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Biographical entry Wilson, Thomas Henry (1904 - 1999)

OBE 1945; TD 1945; MRCS 1929; FRCS 1931; MB BS London 1930; LRCP 1929.

Born
28 November 1904
Antony, Cornwall
Died
26 March 1999
Occupation
General surgeon

Details

Tom Wilson was consultant surgeon to the Eastbourne group of hospitals. He was born on 28 November 1904 at Antony in Cornwall, the son of Thomas Wilson, a Fellow of the Royal College of Surgeons in Ireland who had served as an Army surgeon during the Boer war, and Edith Mary Crichton (née Boxer), the daughter of Captain Boxer RN. Tom was educated at Merchant Taylors' School (then at Charterhouse Square in London) and won a scholarship to St Thomas's Hospital Medical School, where he qualified in 1929. He served as a special constable during the general strike of 1926 while still a medical student.

After house appointments at St Thomas's to Sir Max Page, R H O B Robinson and Philip Mitchiner, including a year in charge of the fracture unit, he worked as an anatomy demonstrator under Professor Parsons and took his FRCS diploma. In 1932, he was awarded the Solly medal for his thesis on traction for fractures. From 1932 to 1935, he worked as a surgical registrar under Mitchiner and C A R Nitch, after which he moved to Eastbourne and worked part-time in general practice for a year in addition to pursuing his medical career. In 1936, he was appointed assistant surgeon at the Princess Alice Hospital, Eastbourne, and consultant surgeon at the Leaf Hospital.

Throughout his career Tom Wilson had an abiding interest in the Territorial Army, and in 1930 he was commissioned into the RAMC Field Ambulance Unit (University of London). In 1935, he transferred to 58th Field Regiment Artillery TA as medical officer with the rank of Captain. With war clouds looming in 1939, he was appointed second in command of the 3rd General Hospital, RAMC TA, with the rank of Lieutenant Colonel. He went to France in 1940 with the British Expeditionary Force and was captured at Boulogne in May, having stayed behind to look after the British and French wounded. The next five years were spent in German prisoner of war camps, where he was usually the senior British medical officer and the only surgeon, performing many different types of operation under ether anaesthesia. He was eventually freed by the American advance in May 1945 and returned to Britain on VE day. For these services he was awarded the OBE.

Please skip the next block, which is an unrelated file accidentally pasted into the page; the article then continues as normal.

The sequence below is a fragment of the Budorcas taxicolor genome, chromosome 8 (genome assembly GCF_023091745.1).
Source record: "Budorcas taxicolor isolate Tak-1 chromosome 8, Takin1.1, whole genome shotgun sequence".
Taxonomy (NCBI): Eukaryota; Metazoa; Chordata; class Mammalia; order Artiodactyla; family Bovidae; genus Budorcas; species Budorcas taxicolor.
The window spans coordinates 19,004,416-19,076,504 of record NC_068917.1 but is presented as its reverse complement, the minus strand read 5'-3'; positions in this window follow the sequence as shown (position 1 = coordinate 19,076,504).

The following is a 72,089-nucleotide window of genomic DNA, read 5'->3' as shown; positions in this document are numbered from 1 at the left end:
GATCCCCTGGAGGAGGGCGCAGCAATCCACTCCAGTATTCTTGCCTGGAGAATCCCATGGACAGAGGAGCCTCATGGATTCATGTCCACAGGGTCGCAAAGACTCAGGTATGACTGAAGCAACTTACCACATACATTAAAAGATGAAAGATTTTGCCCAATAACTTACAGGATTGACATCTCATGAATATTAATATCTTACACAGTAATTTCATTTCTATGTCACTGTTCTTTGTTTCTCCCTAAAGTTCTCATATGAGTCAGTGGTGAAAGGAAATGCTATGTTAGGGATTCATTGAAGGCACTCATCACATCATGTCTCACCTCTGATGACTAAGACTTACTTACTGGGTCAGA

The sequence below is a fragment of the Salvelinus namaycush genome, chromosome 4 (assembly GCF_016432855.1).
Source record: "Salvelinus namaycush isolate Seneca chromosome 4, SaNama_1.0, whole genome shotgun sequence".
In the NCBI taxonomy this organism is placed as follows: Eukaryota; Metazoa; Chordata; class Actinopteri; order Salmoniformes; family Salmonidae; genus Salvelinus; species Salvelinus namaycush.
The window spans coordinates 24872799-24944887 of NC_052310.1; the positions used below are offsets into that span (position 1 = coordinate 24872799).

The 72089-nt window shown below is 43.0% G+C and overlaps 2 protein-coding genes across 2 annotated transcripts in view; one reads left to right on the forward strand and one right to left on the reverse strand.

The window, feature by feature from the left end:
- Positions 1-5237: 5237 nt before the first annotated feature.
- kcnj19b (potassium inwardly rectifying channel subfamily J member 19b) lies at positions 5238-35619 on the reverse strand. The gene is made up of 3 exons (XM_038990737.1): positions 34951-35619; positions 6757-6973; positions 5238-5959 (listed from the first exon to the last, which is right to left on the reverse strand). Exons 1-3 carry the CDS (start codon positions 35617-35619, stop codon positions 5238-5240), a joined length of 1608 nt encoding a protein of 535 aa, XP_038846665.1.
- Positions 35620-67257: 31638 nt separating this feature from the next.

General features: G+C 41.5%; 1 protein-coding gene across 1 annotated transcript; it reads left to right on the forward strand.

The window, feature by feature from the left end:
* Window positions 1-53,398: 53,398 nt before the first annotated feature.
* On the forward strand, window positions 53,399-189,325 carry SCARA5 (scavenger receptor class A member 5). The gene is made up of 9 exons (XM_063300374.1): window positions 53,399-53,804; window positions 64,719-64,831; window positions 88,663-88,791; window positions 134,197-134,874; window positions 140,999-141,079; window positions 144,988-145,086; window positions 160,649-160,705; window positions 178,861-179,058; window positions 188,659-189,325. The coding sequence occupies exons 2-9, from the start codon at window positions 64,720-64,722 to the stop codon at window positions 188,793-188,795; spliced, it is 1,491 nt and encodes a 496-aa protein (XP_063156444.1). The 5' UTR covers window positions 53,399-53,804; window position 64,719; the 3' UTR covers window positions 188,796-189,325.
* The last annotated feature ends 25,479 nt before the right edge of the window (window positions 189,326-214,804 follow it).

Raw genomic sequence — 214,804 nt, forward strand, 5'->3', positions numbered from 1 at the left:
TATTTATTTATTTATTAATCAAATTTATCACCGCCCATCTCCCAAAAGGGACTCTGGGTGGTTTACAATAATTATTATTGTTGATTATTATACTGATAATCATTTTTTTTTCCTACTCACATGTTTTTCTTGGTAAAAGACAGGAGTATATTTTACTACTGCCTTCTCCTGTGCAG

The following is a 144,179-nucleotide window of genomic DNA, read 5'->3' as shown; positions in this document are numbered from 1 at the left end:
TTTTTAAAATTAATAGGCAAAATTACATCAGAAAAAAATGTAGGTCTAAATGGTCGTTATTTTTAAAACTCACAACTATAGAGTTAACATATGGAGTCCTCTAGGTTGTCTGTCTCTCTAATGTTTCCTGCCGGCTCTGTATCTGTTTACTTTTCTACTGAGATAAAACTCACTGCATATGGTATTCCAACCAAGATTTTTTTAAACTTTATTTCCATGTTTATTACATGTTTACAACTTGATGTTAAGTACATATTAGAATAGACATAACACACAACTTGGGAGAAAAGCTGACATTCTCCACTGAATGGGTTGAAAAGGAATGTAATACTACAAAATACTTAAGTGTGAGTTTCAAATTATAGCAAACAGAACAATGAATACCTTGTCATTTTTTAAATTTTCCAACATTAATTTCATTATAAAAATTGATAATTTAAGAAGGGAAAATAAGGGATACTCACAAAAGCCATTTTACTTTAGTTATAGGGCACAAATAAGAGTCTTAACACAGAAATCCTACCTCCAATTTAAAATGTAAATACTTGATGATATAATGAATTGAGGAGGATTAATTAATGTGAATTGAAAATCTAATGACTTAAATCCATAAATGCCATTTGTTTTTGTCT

Returning to civilian life, he was appointed consultant surgeon to the Eastbourne group of hospitals in 1948, and worked there for the next 21 years. He was also surgeon to the police and fire services, and continued his connection with the TA, eventually becoming commanding officer of the 23rd British General Hospital Army Emergency Reserve with the rank of Colonel. In all he received four bars to his Territorial Decoration.

He was also responsible for the formation of the Eastbourne branch of the RAMC Association, and he was appointed honorary surgeon to the British Limbless Ex-Serviceman's Association. For nearly 40 years he acted as medical officer at Chaseley Paraplegic Home in Eastbourne, and he continued to visit the home every week until long after retirement, an active association which lasted 53 years in all. He was a founder member of the Grey Turner Surgical Club and a regular attender at its meetings. In 1986, he was admitted to the Order of the Hospital of St John of Jerusalem, and at the age of 90 he was presented with a plaque by the Mayor of Eastbourne for his achievements, an honour previously awarded only to the Royal Sussex Regiment and HMS Eastbourne.

In his spare time he was a keen skier, which he enjoyed until his eighties, and he played tennis until well into his nineties. He was also a kindly and considerate man, and a friend and mentor to many, especially amongst the physically disabled. He married twice, firstly to Olive née Hopper in 1932, by whom he had two daughters, Anthea and Sandra, and a son, Crichton, and secondly, in 1975, to Valerie née Storey, who shared his many interests and who survives him. There are six grandchildren - Petrina, Richard, Jacqueline, Susannah, Mark and Neil. Tom Wilson died on 26 March 1999 aged 94, and at his memorial service in Eastbourne all the ex-service associations paraded their standards in tribute.

Sources used to compile this entry: [The Times 30 March 1999, without memoir].

The Royal College of Surgeons of England